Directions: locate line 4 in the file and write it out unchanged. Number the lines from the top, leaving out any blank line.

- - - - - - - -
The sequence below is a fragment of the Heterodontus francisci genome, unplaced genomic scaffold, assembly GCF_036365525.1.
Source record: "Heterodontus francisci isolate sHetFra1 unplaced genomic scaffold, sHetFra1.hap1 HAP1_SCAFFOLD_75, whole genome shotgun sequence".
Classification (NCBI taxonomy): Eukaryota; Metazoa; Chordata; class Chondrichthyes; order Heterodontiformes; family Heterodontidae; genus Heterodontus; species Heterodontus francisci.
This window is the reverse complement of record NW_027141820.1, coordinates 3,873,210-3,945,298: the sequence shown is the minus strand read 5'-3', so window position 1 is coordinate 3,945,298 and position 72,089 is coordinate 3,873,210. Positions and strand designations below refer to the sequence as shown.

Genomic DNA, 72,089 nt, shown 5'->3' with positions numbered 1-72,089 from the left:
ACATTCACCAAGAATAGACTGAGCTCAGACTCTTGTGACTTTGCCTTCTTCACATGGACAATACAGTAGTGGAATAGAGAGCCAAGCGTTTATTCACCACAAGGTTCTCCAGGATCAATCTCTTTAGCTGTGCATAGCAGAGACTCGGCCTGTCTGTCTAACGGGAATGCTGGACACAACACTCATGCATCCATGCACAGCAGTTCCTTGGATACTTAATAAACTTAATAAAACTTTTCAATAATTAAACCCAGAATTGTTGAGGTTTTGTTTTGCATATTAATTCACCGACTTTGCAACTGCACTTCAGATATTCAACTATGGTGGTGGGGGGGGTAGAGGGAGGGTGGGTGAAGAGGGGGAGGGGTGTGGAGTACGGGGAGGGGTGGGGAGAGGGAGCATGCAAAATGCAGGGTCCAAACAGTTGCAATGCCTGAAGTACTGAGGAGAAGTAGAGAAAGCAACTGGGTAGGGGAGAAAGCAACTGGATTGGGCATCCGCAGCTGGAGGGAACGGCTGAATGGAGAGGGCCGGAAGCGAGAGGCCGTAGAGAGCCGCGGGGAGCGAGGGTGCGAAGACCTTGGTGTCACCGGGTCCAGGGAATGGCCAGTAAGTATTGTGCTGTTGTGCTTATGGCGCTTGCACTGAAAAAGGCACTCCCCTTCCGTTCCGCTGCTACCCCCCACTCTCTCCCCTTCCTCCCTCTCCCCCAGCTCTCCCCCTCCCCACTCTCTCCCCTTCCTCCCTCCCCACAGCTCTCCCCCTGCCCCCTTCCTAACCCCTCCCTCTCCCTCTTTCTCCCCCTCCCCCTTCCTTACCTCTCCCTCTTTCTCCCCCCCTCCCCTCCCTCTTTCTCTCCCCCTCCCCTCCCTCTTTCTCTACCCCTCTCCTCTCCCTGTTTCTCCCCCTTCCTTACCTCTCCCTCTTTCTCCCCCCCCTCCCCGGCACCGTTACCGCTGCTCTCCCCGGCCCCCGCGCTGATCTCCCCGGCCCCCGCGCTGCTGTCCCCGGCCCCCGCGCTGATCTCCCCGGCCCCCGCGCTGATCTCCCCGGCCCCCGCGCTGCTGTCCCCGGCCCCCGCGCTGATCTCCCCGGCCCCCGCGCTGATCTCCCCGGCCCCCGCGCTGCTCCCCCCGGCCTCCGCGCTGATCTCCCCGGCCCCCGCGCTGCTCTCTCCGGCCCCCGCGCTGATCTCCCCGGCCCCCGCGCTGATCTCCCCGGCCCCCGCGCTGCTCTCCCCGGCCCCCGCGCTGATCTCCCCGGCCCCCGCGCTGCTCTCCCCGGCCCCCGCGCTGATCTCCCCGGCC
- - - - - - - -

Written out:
This window is the reverse complement of record NW_027141820.1, coordinates 3,873,210-3,945,298: the sequence shown is the minus strand read 5'-3', so window position 1 is coordinate 3,945,298 and position 72,089 is coordinate 3,873,210. Positions and strand designations below refer to the sequence as shown.